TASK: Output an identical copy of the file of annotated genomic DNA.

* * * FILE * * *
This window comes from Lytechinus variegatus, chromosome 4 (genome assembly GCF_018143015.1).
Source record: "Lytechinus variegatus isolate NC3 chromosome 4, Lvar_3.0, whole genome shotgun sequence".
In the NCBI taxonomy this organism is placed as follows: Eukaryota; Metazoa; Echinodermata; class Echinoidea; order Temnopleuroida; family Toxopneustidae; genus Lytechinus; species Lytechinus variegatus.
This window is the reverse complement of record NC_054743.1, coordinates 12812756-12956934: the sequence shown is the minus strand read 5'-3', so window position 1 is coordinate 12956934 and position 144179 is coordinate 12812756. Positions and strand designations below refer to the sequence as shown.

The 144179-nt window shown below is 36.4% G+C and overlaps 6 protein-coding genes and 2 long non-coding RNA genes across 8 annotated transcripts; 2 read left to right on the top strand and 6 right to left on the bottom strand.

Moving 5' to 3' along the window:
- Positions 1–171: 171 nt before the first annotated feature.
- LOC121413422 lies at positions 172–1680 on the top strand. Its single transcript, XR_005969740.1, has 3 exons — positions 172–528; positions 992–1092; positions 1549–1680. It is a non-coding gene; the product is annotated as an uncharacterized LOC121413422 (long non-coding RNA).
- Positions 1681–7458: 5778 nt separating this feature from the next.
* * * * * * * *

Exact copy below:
This window comes from Lytechinus variegatus, chromosome 4 (genome assembly GCF_018143015.1).
Source record: "Lytechinus variegatus isolate NC3 chromosome 4, Lvar_3.0, whole genome shotgun sequence".
In the NCBI taxonomy this organism is placed as follows: Eukaryota; Metazoa; Echinodermata; class Echinoidea; order Temnopleuroida; family Toxopneustidae; genus Lytechinus; species Lytechinus variegatus.
This window is the reverse complement of record NC_054743.1, coordinates 12812756-12956934: the sequence shown is the minus strand read 5'-3', so window position 1 is coordinate 12956934 and position 144179 is coordinate 12812756. Positions and strand designations below refer to the sequence as shown.

The 144179-nt window shown below is 36.4% G+C and overlaps 6 protein-coding genes and 2 long non-coding RNA genes across 8 annotated transcripts; 2 read left to right on the top strand and 6 right to left on the bottom strand.

Moving 5' to 3' along the window:
- Positions 1–171: 171 nt before the first annotated feature.
- LOC121413422 lies at positions 172–1680 on the top strand. Its single transcript, XR_005969740.1, has 3 exons — positions 172–528; positions 992–1092; positions 1549–1680. It is a non-coding gene; the product is annotated as an uncharacterized LOC121413422 (long non-coding RNA).
- Positions 1681–7458: 5778 nt separating this feature from the next.